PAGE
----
Happy Little Writer Sarah, Journey

Halfway to Home

Haven't found the pot of gold, but it seems like a good sign.

Haven’t found the pot of gold, but it seems like a good sign.

I have been here for 18 days. I am well past the halfway mark of my retreat into the quiet and the writing.

I’ve never done this before. I have never gone somewhere and just stayed. Growing up we rarely took a family vacation that involved going to one place and just staying. We drove. We woke up in the morning, found breakfast and got on the road to the next spot. Sometimes we lucked out and found a random quaint town on the back roads in Wisconsin or New Mexico. Sometimes we found a Motel 6.

As an adult, same rules apply. My stays usually last about a long weekend at best. Usually that’s because the money runs out or the couch-surfing is only available for short stays. When I was in Ireland last, five years ago, I was here for something like three weeks and I didn’t stay in any town more than two nights. I managed to do a complete ring around the island, even making my way to the far-reaches of the Dingle Peninsula and the Aran Islands and the Antrim Coast.

This time, I’ve stayed put. I visited friends in Wexford and made a side trip to the Glencree Peace Retreat Center-that’s a whole different story. I slept in Bray. I staggered my departure time to make sure I didn’t hit Dublin commuter traffic. And when I finally made it past the tolls and back into the rolling hills I felt relief. Back to my cozy cottage, my laptop, my notebooks, the kitties, the fire.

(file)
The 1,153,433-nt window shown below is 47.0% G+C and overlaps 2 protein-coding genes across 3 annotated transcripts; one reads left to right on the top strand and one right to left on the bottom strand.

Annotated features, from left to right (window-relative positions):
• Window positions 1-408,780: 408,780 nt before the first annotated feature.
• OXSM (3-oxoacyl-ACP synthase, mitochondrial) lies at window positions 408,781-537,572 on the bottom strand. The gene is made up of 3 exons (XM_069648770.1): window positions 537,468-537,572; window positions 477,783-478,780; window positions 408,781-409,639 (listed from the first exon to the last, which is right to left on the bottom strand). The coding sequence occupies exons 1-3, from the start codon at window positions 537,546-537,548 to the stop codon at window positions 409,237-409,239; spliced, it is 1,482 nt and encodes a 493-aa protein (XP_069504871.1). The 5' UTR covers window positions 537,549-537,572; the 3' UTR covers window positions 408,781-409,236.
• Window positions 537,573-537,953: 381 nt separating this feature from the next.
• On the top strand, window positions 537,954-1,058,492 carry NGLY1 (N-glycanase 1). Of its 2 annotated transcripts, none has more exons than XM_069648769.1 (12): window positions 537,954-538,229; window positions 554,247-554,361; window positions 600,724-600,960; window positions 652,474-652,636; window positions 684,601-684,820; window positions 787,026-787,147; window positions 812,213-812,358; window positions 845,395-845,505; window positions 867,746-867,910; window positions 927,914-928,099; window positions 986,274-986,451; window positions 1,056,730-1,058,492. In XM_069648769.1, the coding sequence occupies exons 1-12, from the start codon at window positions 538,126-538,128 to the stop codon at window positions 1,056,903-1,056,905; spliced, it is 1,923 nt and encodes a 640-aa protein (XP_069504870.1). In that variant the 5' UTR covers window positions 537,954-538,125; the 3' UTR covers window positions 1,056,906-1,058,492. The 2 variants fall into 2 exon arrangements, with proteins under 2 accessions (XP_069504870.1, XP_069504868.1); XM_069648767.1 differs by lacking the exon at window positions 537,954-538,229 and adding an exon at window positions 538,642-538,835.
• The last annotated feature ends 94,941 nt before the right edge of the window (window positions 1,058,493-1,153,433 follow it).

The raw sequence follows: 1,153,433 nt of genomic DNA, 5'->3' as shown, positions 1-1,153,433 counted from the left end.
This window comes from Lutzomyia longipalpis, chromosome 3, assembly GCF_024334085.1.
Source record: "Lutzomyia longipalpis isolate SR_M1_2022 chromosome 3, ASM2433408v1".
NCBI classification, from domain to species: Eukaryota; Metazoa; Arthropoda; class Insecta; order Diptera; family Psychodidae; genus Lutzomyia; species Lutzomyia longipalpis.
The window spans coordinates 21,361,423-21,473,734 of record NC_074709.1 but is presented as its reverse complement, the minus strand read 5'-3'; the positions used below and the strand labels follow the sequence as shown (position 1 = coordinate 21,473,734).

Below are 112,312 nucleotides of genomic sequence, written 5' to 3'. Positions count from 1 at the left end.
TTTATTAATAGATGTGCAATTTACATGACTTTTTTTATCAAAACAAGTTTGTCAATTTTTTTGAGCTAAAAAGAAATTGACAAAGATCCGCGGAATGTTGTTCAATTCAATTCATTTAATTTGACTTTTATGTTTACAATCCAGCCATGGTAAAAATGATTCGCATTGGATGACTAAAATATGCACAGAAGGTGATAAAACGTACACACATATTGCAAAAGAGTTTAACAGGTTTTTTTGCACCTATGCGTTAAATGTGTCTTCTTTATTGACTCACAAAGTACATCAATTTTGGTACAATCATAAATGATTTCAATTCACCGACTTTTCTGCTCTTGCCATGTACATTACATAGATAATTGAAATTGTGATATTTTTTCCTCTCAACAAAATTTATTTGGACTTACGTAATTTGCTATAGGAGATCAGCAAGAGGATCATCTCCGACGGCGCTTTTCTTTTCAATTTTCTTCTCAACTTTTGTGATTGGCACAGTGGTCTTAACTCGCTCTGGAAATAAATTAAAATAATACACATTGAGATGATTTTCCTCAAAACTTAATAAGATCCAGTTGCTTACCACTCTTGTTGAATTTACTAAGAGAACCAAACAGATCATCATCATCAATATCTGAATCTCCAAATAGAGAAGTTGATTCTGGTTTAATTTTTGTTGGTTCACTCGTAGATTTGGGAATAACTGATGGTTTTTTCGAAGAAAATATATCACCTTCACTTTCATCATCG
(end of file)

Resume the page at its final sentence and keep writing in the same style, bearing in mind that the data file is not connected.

I was talking to Mr. B last night on FaceTime (thank goodness for FaceTime) and I found my mood shifting drastically into tears. I spouted worries about money, holiday gifts, and obligations at home. When it really came down to it, though, I wasn’t crying about those things, because I’m not really worried about those things.

I’m sad to go home.

These 18 days have been perfect. I slowly unwound into this space, walked, read, ate bread and butter and walked some more (and ate more bread and butter—low-carb can go to hell). And then when I finally sat down, words started happening. Not even close to the way I thought they would, not on any of the projects I’d brought with me ready to tackle. But they came from deep recesses of my brain. They are scribbled on paper all over the cottage, the car, my phone, my purse. When they get stopped up, I take another walk, read another story, eat some more brown bread slathered in butter and jam.